How JustAnswer Works:
  • Ask an Expert
    Experts are full of valuable knowledge and are ready to help with any question. Credentials confirmed by a Fortune 500 verification firm.
  • Get a Professional Answer
    Via email, text message, or notification as you wait on our site.
    Ask follow up questions if you need to.
  • 100% Satisfaction Guarantee
    Rate the answer you receive.
Ask Zoey_ JD Your Own Question
Zoey_ JD
Zoey_ JD, JustAnswer Criminal Law Mentor
Category: Criminal Law
Satisfied Customers: 26807
Experience:  Admitted to NYS Criminal defense bar in 1989. Extensive arraignment, hearing, trial experience.
Type Your Criminal Law Question Here...
Zoey_ JD is online now
A new question is answered every 9 seconds

Within last three months my relative had three surgeries.

Customer Question

Within last three months my relative had three surgeries. Was put on Norco, with which he had problem before. But stil was put on it for pain. Three weeks ago he was given prescription by doctor for Norco and pharmacy filled it. Few days later had to go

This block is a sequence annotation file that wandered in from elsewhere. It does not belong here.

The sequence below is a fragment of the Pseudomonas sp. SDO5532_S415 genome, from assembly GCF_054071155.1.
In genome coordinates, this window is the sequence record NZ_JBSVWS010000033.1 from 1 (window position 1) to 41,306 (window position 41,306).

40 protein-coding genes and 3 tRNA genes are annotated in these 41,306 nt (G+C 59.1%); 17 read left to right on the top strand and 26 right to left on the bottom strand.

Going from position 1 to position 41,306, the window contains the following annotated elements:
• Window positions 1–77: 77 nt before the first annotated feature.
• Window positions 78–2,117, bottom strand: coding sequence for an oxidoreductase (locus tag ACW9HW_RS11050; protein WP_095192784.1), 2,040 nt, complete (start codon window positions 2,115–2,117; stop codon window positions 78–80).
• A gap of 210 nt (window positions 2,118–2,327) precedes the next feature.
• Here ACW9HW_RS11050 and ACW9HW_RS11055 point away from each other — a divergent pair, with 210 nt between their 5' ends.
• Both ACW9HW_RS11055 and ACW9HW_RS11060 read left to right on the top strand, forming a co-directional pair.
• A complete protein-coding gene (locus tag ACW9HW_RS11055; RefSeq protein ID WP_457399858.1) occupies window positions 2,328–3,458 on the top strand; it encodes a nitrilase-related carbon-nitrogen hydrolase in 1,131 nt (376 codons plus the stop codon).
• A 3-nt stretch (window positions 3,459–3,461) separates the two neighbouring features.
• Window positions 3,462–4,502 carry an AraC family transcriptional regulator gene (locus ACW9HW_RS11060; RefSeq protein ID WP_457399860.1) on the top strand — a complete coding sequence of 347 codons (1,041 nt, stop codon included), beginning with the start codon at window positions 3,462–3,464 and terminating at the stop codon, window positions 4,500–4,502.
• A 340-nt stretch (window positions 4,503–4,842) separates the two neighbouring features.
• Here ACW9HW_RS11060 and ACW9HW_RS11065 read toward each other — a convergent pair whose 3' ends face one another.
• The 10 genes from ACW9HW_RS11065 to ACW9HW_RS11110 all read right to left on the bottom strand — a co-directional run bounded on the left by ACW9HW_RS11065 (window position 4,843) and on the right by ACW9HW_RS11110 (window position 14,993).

for consultation to other doctor working for same office and got another prescription for Norco. Did not fill it in before previous prescription was used according to doctor's instruction. Than, not earlier, filled in another prescription in the same pharmacy
(issued as stated above by different doctor). Now he is tapering off this medicine and is not going to take new prescriptions. California law on pain killers is tough. He is concerned that he can be accused of doctor shopping. What he should do?
Submitted: 1 year ago.
Category: Criminal Law
Expert:  Zoey_ JD replied 1 year ago.


This does not sound as if your relative has anything he need be concerned about. He can have as many doctors as he likes or needs and that is not a problem. What he cannot do, however, is to give his doctors a less than complete medical history so that he gets more of a controlled substance than any one doctor would have been allowed to give him withiin a 30 day period. Here, the second doctor was aware of the prescription by the first doctor when he wrote out the new prescription. He then specifically told your relative not to try to fill it before the previous prescription was properly used up, and your relative followed the doctor's instructions.

He has done nothing wrong under these circumstances and should not be flagged as a doctor shopper, especially as he's not going to be trying to obtain or fill any new prescriptions.

Related Criminal Law Questions